Berite's parents are farmers in southern Ethiopia. Due to poverty and drought, they could barely provide their children with one proper meal a day. Arranging for Berite to marry an older man would mean one less mouth to feed and one less child to
“I thought marriage was the best option, for her and also for the whole family,” explains Berite’s mother, Tadelech, who was married to Berite’s father at age 13.
“Even though I didn’t wish the same for my daughter, we are leading a desperate life … forcing us to take desperate measures.”
The family started receiving bride-price offers of up to US$970 when Berite turned 11. In sixth grade she dropped out of school, preparing to wed a man she'd never met.
When the World Vision-supported child wellbeing committee in her village learned about her situation, they took swift action. They counselled her family on the legal implications and long-term negative impacts of child marriage.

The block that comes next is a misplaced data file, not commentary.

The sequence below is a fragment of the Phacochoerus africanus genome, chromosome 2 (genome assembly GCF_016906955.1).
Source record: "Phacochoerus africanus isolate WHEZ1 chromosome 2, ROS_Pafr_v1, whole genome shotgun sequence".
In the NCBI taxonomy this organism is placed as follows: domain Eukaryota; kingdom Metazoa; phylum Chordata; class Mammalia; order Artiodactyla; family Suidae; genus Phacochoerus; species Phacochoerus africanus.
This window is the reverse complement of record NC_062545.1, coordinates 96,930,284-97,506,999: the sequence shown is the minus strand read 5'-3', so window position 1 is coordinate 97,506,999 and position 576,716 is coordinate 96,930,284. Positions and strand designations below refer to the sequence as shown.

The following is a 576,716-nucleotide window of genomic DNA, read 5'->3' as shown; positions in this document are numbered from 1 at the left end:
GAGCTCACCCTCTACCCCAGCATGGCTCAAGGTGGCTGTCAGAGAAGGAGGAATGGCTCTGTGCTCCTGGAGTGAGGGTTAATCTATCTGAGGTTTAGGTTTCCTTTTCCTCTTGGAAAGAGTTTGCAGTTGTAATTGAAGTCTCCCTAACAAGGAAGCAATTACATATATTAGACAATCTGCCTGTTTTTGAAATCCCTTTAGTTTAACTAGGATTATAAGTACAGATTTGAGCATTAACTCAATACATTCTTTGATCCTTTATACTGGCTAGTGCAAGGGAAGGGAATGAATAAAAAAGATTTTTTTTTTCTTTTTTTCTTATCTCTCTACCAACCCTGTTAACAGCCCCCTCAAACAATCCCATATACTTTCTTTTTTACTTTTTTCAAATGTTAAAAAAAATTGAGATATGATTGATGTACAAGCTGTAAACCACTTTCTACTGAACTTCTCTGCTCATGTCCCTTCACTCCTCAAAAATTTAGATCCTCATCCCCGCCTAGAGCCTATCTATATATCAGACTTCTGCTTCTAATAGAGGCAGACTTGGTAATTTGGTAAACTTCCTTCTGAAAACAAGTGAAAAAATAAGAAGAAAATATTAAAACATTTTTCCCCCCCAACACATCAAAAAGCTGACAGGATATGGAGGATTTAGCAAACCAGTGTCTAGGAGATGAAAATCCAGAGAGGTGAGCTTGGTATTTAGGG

The family realised Berite belongs in a school uniform, not a bridal gown, and called off the wedding.
“Had we not received the training from World Vision, I would have been married by now," says Berite, now aged 15. "And I would have felt sad when seeing my friends go to school.”
“World Vision’s training and advice have enabled me to continue my education,” she adds. “When I grow up, I want to be a medical doctor to heal ill people.”